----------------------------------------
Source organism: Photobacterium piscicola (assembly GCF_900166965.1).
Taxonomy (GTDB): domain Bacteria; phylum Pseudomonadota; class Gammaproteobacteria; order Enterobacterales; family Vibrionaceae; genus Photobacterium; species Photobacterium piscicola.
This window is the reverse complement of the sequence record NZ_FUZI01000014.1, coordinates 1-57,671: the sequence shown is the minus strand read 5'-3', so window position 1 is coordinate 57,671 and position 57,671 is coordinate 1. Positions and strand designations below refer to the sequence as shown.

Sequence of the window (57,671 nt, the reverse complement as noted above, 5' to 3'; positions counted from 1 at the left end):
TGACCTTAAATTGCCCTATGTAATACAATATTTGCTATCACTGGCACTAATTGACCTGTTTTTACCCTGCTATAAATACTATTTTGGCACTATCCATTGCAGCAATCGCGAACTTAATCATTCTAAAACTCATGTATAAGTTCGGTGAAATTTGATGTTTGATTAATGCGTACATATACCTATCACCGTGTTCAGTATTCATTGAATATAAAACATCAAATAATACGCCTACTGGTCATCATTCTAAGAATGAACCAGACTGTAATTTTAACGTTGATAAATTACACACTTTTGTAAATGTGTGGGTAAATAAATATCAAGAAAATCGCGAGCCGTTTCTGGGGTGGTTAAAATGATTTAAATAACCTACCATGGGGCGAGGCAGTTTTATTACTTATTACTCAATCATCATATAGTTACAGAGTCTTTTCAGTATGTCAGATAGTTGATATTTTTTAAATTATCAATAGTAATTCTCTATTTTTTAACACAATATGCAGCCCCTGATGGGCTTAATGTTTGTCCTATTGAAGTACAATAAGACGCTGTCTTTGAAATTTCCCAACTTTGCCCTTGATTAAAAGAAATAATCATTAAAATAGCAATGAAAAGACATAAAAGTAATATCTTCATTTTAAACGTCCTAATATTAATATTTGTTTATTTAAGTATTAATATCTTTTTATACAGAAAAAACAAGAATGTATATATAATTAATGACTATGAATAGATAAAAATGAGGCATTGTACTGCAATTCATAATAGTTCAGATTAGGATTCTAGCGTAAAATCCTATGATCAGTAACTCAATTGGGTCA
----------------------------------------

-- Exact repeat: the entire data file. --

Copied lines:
Source organism: Photobacterium piscicola (assembly GCF_900166965.1).
Taxonomy (GTDB): domain Bacteria; phylum Pseudomonadota; class Gammaproteobacteria; order Enterobacterales; family Vibrionaceae; genus Photobacterium; species Photobacterium piscicola.
This window is the reverse complement of the sequence record NZ_FUZI01000014.1, coordinates 1-57,671: the sequence shown is the minus strand read 5'-3', so window position 1 is coordinate 57,671 and position 57,671 is coordinate 1. Positions and strand designations below refer to the sequence as shown.

Sequence of the window (57,671 nt, the reverse complement as noted above, 5' to 3'; positions counted from 1 at the left end):
TGACCTTAAATTGCCCTATGTAATACAATATTTGCTATCACTGGCACTAATTGACCTGTTTTTACCCTGCTATAAATACTATTTTGGCACTATCCATTGCAGCAATCGCGAACTTAATCATTCTAAAACTCATGTATAAGTTCGGTGAAATTTGATGTTTGATTAATGCGTACATATACCTATCACCGTGTTCAGTATTCATTGAATATAAAACATCAAATAATACGCCTACTGGTCATCATTCTAAGAATGAACCAGACTGTAATTTTAACGTTGATAAATTACACACTTTTGTAAATGTGTGGGTAAATAAATATCAAGAAAATCGCGAGCCGTTTCTGGGGTGGTTAAAATGATTTAAATAACCTACCATGGGGCGAGGCAGTTTTATTACTTATTACTCAATCATCATATAGTTACAGAGTCTTTTCAGTATGTCAGATAGTTGATATTTTTTAAATTATCAATAGTAATTCTCTATTTTTTAACACAATATGCAGCCCCTGATGGGCTTAATGTTTGTCCTATTGAAGTACAATAAGACGCTGTCTTTGAAATTTCCCAACTTTGCCCTTGATTAAAAGAAATAATCATTAAAATAGCAATGAAAAGACATAAAAGTAATATCTTCATTTTAAACGTCCTAATATTAATATTTGTTTATTTAAGTATTAATATCTTTTTATACAGAAAAAACAAGAATGTATATATAATTAATGACTATGAATAGATAAAAATGAGGCATTGTACTGCAATTCATAATAGTTCAGATTAGGATTCTAGCGTAAAATCCTATGATCAGTAACTCAATTGGGTCA